Princess Superstar : Princess Superstar Is

NYC hip-hop royalty's great second LP. In places, 'Saucy"...

Wanna be a superstar? Well, sweetie, in this day and age, it’s all about

making your own myth. ‘Princess Superstar Is’ is the true-life fantasy of a

bikini-clad Jewish madam, the daughter of a Sicilian-American mother and a

Russian-Polish father that grew up on a farm in Pennsylvania, but moved back

to her birthplace in the Big Apple to stake her claim as Manhattan’s premier

rap mistress.

This excellent record’s most recent precedent was Gonzales’ ‘The

Entertainist’ – the work of another Jewish rapper, fighting his way out of

the artistic ghetto with a riot of tongue-in-cheek wisecracks and

megalomaniacal myth-building. Where that record fizzled with deft underground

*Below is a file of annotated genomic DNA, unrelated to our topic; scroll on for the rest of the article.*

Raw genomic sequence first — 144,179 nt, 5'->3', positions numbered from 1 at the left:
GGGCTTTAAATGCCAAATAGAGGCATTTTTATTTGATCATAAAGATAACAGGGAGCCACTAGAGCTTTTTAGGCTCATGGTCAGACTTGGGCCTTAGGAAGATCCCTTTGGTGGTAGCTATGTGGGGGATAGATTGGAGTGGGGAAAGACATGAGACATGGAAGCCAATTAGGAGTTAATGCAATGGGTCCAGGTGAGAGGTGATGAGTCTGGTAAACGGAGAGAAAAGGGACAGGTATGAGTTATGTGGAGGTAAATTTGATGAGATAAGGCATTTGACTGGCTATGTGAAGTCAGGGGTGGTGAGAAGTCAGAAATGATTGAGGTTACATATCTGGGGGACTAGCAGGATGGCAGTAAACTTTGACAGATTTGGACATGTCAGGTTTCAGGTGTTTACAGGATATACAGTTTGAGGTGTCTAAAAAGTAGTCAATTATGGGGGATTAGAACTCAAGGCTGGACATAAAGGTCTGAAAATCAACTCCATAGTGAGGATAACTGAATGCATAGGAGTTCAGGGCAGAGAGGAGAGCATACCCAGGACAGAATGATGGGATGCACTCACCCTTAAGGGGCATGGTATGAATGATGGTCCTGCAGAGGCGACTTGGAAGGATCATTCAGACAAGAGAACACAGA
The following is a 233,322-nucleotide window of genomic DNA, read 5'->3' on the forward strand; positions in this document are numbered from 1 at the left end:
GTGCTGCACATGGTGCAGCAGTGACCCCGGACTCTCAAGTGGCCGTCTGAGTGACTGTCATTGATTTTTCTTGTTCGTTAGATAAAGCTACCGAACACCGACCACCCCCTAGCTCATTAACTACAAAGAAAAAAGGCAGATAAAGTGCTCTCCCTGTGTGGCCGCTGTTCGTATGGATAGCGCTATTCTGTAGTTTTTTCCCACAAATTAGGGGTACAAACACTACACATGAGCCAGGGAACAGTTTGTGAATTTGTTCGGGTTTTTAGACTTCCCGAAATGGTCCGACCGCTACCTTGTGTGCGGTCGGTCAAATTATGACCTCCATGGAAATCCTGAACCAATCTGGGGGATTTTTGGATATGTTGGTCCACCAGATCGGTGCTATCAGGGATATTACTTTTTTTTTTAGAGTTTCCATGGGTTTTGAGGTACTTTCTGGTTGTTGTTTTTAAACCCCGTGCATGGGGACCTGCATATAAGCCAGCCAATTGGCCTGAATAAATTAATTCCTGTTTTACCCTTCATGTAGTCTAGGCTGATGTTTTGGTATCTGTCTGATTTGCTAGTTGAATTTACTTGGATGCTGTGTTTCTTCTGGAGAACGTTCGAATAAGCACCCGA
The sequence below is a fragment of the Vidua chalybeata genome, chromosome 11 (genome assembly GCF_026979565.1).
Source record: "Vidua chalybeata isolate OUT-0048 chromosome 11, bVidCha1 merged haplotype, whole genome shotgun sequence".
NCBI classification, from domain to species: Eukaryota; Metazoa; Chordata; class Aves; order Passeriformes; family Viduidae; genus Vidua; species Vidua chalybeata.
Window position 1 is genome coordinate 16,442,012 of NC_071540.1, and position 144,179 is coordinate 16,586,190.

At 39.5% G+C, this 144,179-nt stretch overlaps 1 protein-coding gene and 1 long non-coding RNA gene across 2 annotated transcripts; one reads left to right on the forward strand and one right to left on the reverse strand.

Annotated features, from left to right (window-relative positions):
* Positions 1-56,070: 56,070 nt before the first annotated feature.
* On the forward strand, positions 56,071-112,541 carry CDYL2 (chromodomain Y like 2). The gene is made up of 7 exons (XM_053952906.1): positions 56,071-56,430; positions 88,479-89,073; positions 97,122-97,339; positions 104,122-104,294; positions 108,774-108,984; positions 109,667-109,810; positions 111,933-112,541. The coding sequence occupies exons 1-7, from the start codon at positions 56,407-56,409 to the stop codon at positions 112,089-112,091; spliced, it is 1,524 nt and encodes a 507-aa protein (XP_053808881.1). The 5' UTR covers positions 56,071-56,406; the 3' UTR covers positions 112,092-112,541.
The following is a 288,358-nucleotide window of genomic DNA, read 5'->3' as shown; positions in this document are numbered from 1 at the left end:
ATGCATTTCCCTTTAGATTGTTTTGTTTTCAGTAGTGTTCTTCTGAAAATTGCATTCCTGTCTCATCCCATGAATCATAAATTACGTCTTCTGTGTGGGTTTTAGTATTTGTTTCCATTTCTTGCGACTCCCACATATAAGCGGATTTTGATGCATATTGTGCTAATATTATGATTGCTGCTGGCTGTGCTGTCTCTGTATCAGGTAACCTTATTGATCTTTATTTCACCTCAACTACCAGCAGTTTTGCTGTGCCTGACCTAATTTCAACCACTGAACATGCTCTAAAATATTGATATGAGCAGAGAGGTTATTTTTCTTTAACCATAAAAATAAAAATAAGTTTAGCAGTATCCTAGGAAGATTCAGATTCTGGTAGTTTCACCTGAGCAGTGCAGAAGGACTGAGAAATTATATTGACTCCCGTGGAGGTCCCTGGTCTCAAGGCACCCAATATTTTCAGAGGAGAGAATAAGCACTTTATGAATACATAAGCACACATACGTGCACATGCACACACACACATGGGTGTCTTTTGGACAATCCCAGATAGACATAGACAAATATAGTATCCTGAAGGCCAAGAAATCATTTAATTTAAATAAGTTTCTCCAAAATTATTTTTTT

talent, however, the self-produced ‘Princess Superstar…’ is far more of a

grandiose pop statement, unfurling the red carpet for a gang of guest stars –

Kool Keith, Company Flow’s Mr Len, Beth Orton, and a whole host of New York

City rap gents – all here to toast this Princess’s sharp-tongued reign over

vapid record company puppetry.

While corporate cock-sucking is far from the agenda (Princess once ran her

own indie imprint, the splendidly dubbed A Big Rich Major Label) pretty much

anything else is on this girl’s lewd itinerary: ‘Keith’n Me’ finds her

dueting with a guesting Kool Keith in full-falsetto porno-rap mode, while, on

‘Bad Babysitter’, she plays a 15-year-old child-carer that masturbates

on the sofa, pops Valium from the bathroom, and threatens her terrified

charge with the cookie-cutter. Check the battle-of-the-sexes rap-down of ‘I

Love You (Or At Least I Like You)’ for the essence of Princess’ lipstick

feminism, however, where she goes up against indie rhymer J-Zone – and

naturally, gets all the best lines.

A young woman whipping the world into submission, ‘Princess

Superstar Is’ flips the macho bluster of the rap community on its head, and

kicks it square in the balls. Eminem must be shaking in his sneakers.

Louis Pattison